The problem is so pervasive that even the Direct Selling Self-Regulatory Council (DSSRC)—which was funded in direct response to the pervasiveness of MLM marketing fraud—has said that despite some wins much work remains to ensure industry claims are "truthful and accurate." The "case-by-case battle that has played out over four decades between direct selling companies and the FTC [and] state attorneys general" has not made a dent, says TINA.
To ensure that the 660 MLMs currently operating in the United States are put on notice of any new enforcement mechanism, as required by the rule, TINA also provided the FTC with a list of these companies and their contact information.
In urging the FTC to "stop playing a game of whack-a-mole" and take real deterrent action, TINA is actually following the lead of FTC Commissioner Rohit Chopra, who published an article last year urging the FTC to resurrect the Penalty Offense Authority. This surely is also a reaction to the FTC's loss in AMG Capital Management, as the agency—and its friends—seek ways to make up the lost funds.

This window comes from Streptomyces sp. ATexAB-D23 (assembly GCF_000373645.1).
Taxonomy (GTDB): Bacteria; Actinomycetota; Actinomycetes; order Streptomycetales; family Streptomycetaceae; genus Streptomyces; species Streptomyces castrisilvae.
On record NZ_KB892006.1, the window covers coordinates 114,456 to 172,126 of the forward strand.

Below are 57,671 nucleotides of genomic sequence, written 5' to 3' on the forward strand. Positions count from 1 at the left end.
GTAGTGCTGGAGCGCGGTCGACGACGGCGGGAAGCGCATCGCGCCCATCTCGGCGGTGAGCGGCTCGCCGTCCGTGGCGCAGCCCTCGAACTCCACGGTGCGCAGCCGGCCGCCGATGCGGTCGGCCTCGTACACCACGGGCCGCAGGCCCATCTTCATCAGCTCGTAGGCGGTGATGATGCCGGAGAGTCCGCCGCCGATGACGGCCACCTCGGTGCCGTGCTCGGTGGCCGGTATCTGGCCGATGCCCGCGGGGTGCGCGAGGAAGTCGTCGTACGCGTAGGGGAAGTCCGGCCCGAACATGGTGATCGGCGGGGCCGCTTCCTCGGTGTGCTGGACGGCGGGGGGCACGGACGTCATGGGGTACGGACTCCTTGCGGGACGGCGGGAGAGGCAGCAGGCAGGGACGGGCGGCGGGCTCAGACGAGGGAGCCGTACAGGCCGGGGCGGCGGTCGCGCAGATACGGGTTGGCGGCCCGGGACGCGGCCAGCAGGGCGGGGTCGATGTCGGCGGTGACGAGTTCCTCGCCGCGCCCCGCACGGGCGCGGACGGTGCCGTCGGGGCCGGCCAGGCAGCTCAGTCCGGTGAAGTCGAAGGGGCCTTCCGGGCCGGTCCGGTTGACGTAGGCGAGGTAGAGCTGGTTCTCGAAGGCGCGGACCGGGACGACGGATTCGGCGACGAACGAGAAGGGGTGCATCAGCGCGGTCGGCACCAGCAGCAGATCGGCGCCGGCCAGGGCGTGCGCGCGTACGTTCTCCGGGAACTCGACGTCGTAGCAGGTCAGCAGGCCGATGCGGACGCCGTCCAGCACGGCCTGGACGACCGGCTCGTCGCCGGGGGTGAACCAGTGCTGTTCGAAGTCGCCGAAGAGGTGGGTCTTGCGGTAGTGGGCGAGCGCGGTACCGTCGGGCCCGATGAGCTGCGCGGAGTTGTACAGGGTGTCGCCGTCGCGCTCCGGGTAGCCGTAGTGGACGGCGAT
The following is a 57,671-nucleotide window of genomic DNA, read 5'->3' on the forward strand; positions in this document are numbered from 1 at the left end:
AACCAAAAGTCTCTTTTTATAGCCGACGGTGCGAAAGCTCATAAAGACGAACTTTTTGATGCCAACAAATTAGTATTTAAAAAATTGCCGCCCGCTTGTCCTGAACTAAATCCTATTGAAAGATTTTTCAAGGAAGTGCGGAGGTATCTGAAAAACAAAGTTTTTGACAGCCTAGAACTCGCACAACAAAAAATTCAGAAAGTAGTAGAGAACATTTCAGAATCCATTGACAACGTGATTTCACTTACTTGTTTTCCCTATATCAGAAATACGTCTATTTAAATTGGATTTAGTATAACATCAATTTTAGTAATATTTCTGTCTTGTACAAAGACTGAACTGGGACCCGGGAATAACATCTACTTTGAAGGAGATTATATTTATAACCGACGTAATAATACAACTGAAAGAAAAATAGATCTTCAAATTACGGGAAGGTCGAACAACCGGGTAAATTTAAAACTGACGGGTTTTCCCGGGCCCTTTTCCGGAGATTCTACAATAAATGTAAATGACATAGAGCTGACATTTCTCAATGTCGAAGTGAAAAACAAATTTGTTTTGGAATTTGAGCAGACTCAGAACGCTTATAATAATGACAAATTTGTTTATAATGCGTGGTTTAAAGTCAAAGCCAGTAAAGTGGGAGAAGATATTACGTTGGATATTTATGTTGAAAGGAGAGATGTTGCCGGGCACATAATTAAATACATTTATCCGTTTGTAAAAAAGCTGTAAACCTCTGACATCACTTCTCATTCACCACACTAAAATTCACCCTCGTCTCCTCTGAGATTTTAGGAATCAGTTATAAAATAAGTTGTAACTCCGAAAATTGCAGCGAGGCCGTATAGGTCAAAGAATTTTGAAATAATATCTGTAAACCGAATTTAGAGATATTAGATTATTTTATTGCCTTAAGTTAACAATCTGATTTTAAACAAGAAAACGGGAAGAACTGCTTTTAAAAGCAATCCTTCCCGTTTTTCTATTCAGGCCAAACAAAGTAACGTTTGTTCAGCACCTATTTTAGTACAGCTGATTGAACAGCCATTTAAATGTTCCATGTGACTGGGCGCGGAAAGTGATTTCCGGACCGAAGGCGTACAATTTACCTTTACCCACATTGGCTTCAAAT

FTC Makes It Official With New "Made In the USA" Rule
The FTC may choose at some point to take up TINA's call to strengthen rules for MLM enforcement, but when it comes to deceptive "Made in the USA" claims, the future is now.
The Commission recently issued a "restatement rule" to deter what it calls "rampant" "Made in the USA" fraud by marketers who misrepresent their products' country of origin. The now-final rule prohibits advertisers from making unqualified Made in the USA claims on the labels of their products unless:
- (1) The final assembly of the product occurred in the United States;
- (2) All significant processing occurred in the United States; and
- (3) All or virtually all of the ingredients or components of the product are made or sourced in the United States.